This year Volquartsen is chambering their innovative Summit action in the world’s fastest rimfire cartridge, the 17WSM. The Summit features a toggle-bolt receiver on a 10/22 footprint. So, 10/22 compatible stocks, triggers, barrels, and magazines work with this one. For suppressed shooting in subsonic .22 LR, this makes for a virtually silent package, as there’s no blow-back semi-auto bolt slamming home with every shot. The Summit 17WSM also comes with a long list of excellent features that cement Volquartsen as one of the very best rimfire builders, including a super clean 1.75-pound trigger, a baked-in 20 MOA pic rail, and a laser-beam-accurate carbon-wrapped barrel. For rimfire obsessives, this will be a fun gun for long-range plinking, and for rimfire hunters, it will be absolute hell on prairie dogs and ground squirrels. $1,550 and up, depending on stock option;

Christensen Arms Ranger 22

Christensen Arms Ranger 22
The new Christensen Arms Ranger Ranger 22 is a high-quality hunter and plinker for well under $800. Christensen Arms

Now just about anyone can own a Christensen rifle. The new Ranger 22 brings a rimfire back to the high-end rifle builder’s lineup, and the gun goes for less than $800. It’s an interesting rifle. The Ranger takes 10/22 mags, but has a TriggerTech Remington-700-style trigger. It is not, however, built on a Remington-700 footprint, nor is it a full-sized rimfire trainer, like so many other builders are racing to make. Instead, the Ranger is a high-quality small-game rifle and plinker, with a high-quality, carbon-fiber stock and a carbon-fiber tension barrel. It’s light, handy, and because it’s a Christensen you can reckon it drives tacks. Hunting rifle or not, you can bet a case of .22s that with this price tag it’ll make a strong showing in this year’s NRL22 base-class events. $729;

Patriot Ordnance Factory Rebel 22LR

Patriot Ordnance Factory Rebel 22LR
The Patriot Ordnance Factory Rebel 22LR features AR-style controls and accepts Ruger 10/22 magazines. Patriot Ordnance

There’s a fringe group among 10/22 builders who focus on Ruger’s 10/22 pistol, the Charger, and convert them to short-barreled-rifle styled tactical shooters, typically with a chassis and AR-type pistol brace. Well, POF has made their own version of a .22 LR SBR, and they’ve done it better than any Charger build I’ve ever seen. The Rebel .22 LR sub-gun takes 10/22 magazines, has an 8-inch threaded barrel, and weighs a scant 3 ¼ pounds. The monolithic upper and forend are anodized aluminum and the lower is injection molded plastic. It ships with a Battlelink Minimalist brace, and accepts AR-15 compatible stocks, selectors, and triggers. And you get all that for less than the cost of a nice Charger conversion. They’re going to sell a pile of these little plinkers. $650;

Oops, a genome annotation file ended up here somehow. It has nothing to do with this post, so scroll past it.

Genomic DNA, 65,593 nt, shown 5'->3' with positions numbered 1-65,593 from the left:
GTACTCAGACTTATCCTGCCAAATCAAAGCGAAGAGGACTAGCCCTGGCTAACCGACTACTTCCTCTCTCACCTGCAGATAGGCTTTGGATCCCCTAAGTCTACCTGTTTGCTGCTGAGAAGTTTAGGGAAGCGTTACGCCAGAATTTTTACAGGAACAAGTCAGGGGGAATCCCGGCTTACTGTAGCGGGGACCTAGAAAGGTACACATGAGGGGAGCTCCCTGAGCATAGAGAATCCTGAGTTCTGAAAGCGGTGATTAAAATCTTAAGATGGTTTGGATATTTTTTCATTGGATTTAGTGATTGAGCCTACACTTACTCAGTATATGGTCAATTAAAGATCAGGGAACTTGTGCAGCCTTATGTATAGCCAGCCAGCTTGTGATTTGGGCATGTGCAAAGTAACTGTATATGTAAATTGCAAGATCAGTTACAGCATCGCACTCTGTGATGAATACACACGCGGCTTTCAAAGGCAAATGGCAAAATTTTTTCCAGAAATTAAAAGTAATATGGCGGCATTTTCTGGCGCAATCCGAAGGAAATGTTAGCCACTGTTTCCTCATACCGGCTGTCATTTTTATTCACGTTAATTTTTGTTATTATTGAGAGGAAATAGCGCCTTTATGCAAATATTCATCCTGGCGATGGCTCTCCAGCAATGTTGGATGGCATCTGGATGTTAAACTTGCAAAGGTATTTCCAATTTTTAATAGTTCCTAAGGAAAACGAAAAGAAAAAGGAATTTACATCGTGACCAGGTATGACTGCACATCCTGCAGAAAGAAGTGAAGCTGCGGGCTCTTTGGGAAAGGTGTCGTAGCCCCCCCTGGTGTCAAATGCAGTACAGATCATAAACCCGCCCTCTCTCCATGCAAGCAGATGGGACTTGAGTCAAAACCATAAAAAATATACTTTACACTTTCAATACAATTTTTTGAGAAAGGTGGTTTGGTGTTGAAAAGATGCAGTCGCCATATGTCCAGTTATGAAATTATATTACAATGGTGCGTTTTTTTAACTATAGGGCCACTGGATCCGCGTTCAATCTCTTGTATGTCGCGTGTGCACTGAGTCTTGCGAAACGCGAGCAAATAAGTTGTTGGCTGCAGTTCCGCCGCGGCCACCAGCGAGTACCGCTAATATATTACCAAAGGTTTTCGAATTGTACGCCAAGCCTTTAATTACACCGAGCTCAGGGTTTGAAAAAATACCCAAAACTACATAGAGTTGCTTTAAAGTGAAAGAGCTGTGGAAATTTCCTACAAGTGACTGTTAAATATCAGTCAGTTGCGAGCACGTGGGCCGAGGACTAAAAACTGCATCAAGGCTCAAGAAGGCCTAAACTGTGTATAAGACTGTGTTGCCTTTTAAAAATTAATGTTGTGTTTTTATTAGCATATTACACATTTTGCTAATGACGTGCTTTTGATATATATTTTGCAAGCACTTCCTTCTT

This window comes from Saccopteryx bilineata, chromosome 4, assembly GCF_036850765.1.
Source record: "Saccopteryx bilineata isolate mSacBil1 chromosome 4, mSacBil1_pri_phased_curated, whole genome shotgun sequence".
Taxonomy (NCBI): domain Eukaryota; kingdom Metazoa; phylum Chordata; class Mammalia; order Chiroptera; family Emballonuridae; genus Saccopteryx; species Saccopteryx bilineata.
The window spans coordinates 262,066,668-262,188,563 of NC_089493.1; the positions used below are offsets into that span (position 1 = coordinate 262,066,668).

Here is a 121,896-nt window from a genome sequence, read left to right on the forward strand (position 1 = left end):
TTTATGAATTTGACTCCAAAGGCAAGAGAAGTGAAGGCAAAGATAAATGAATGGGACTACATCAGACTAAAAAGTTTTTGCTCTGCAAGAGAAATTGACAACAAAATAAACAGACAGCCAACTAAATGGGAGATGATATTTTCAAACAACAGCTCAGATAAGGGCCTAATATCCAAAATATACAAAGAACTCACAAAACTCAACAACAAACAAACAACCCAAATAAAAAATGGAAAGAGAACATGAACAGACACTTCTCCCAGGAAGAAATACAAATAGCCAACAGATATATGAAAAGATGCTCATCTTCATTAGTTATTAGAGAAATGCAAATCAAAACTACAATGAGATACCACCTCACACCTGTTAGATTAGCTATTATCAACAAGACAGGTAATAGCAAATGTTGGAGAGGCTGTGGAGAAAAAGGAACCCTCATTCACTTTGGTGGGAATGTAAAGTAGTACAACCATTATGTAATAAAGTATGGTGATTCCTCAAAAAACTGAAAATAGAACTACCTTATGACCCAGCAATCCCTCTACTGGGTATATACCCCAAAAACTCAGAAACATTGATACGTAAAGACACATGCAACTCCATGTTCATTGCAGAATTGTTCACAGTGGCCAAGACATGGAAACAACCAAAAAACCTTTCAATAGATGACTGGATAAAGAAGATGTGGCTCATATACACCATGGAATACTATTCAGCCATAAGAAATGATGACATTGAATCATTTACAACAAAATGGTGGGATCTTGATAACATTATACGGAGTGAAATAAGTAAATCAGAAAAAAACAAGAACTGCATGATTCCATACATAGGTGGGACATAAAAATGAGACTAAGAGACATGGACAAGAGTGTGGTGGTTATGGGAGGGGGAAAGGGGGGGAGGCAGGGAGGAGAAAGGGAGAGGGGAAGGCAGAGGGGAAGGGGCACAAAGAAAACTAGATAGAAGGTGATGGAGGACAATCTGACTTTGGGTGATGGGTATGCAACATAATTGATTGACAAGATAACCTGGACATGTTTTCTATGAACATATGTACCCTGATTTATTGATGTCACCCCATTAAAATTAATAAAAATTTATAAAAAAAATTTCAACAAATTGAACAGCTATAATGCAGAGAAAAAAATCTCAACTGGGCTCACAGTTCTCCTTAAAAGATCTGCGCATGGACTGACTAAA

Ruger American Rimfire LRT

Ruger American Rimfire LRT
New from Ruger, the American Rimfire LRT leans into the world of NRL22 competition shooting. Ruger

The Ruger American Rimfire bolt-action rifle is an excellent shooting iron that can be found for less than $200. There’s a trigger job that can be done for the price of Bic pen, and Boyd’s makes a laminated stock that tightens up both the bedding and the downrange groups. My dad has one that will shoot clover-leaf groups with CCI Mini-Mags at 50 yards. This year at SHOT Show, Ruger is building off that success with the American Rimfire Long-Range Target. It’s the same affordable, accurate action and trigger but with a pic-rail and heavy threaded barrel minus the iron sights. It sits in a very nice adjustable synthetic stock with bedding rail—a design of which calls to mind the famous USMC A4. Aimed squarely at NRL22 base class, it will likely retail for less than $500, and if it’s as accurate as my old man’s original American rimfire, it’ll perform well enough to win. $600;

TacSol Owyhee Takedown

TacSol Owyhee Takedown
This take-down bolt action .22 from TacSol is suppressor-ready and built for the backcountry. TacSol

Meet the Owyhee. It’s named for a mountain range in Idaho and made for a mountain range near you. This is a backpacker’s .22 LR and among the most innovative takedown rifles I’ve seen. The design centers on Magpul’s excellent X-22 Backpacker stock, created for the first 10/22 takedown. With this rifle, TacSol takes it up a notch with a striker-fired bolt-action that accepts 10/22 magazines. Why bolt action? When you run a suppressor and subsonic ammo through a bolt action, the report is virtually silent. When suppressing a regular 10/22 takedown, that slam of the bolt blowing back and forth is more than noticeable. TacSol has a reputation for innovative designs and accurate barrels. Now you can have both in one clean, backpack-ready package. $1,065;

Ultimatum Precision Deuce

Ultimatum Precision Deuce
The Ultimatum Precision Deuce is set to be a serious contender in NRL22 open class matches. Ultimatum